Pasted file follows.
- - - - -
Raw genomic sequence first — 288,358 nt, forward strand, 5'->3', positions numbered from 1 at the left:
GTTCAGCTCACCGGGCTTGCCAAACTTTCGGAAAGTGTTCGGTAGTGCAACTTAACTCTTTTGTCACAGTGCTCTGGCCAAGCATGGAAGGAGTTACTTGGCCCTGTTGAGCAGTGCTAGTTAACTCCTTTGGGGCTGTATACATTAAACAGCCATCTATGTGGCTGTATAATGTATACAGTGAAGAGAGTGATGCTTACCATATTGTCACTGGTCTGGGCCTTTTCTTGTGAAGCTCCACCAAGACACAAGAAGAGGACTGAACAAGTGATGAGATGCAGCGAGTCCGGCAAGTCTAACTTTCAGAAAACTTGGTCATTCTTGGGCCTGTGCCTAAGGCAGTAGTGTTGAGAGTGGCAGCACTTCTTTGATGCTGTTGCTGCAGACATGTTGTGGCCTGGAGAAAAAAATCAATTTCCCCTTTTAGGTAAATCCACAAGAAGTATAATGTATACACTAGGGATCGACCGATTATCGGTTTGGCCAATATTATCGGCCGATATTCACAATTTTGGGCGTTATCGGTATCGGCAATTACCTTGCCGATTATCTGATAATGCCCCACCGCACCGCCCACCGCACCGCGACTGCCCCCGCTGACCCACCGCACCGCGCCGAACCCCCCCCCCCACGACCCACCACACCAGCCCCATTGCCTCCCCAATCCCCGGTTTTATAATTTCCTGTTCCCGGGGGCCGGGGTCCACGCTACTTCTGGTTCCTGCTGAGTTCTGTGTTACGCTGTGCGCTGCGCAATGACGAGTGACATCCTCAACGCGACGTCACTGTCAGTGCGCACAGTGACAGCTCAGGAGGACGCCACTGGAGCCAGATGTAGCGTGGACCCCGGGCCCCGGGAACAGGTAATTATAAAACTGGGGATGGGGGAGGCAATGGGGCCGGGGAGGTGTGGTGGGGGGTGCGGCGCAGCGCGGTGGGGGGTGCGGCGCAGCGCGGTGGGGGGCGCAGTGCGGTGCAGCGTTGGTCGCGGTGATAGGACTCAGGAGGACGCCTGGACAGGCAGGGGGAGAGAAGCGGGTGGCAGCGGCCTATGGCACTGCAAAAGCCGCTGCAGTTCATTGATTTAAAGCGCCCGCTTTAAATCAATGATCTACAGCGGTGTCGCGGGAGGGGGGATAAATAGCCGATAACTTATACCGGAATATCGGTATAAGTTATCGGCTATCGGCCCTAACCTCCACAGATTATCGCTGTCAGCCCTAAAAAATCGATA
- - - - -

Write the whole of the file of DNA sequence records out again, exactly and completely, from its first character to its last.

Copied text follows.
Raw genomic sequence first — 288,358 nt, forward strand, 5'->3', positions numbered from 1 at the left:
GTTCAGCTCACCGGGCTTGCCAAACTTTCGGAAAGTGTTCGGTAGTGCAACTTAACTCTTTTGTCACAGTGCTCTGGCCAAGCATGGAAGGAGTTACTTGGCCCTGTTGAGCAGTGCTAGTTAACTCCTTTGGGGCTGTATACATTAAACAGCCATCTATGTGGCTGTATAATGTATACAGTGAAGAGAGTGATGCTTACCATATTGTCACTGGTCTGGGCCTTTTCTTGTGAAGCTCCACCAAGACACAAGAAGAGGACTGAACAAGTGATGAGATGCAGCGAGTCCGGCAAGTCTAACTTTCAGAAAACTTGGTCATTCTTGGGCCTGTGCCTAAGGCAGTAGTGTTGAGAGTGGCAGCACTTCTTTGATGCTGTTGCTGCAGACATGTTGTGGCCTGGAGAAAAAAATCAATTTCCCCTTTTAGGTAAATCCACAAGAAGTATAATGTATACACTAGGGATCGACCGATTATCGGTTTGGCCAATATTATCGGCCGATATTCACAATTTTGGGCGTTATCGGTATCGGCAATTACCTTGCCGATTATCTGATAATGCCCCACCGCACCGCCCACCGCACCGCGACTGCCCCCGCTGACCCACCGCACCGCGCCGAACCCCCCCCCCCACGACCCACCACACCAGCCCCATTGCCTCCCCAATCCCCGGTTTTATAATTTCCTGTTCCCGGGGGCCGGGGTCCACGCTACTTCTGGTTCCTGCTGAGTTCTGTGTTACGCTGTGCGCTGCGCAATGACGAGTGACATCCTCAACGCGACGTCACTGTCAGTGCGCACAGTGACAGCTCAGGAGGACGCCACTGGAGCCAGATGTAGCGTGGACCCCGGGCCCCGGGAACAGGTAATTATAAAACTGGGGATGGGGGAGGCAATGGGGCCGGGGAGGTGTGGTGGGGGGTGCGGCGCAGCGCGGTGGGGGGTGCGGCGCAGCGCGGTGGGGGGCGCAGTGCGGTGCAGCGTTGGTCGCGGTGATAGGACTCAGGAGGACGCCTGGACAGGCAGGGGGAGAGAAGCGGGTGGCAGCGGCCTATGGCACTGCAAAAGCCGCTGCAGTTCATTGATTTAAAGCGCCCGCTTTAAATCAATGATCTACAGCGGTGTCGCGGGAGGGGGGATAAATAGCCGATAACTTATACCGGAATATCGGTATAAGTTATCGGCTATCGGCCCTAACCTCCACAGATTATCGCTGTCAGCCCTAAAAAATCGATA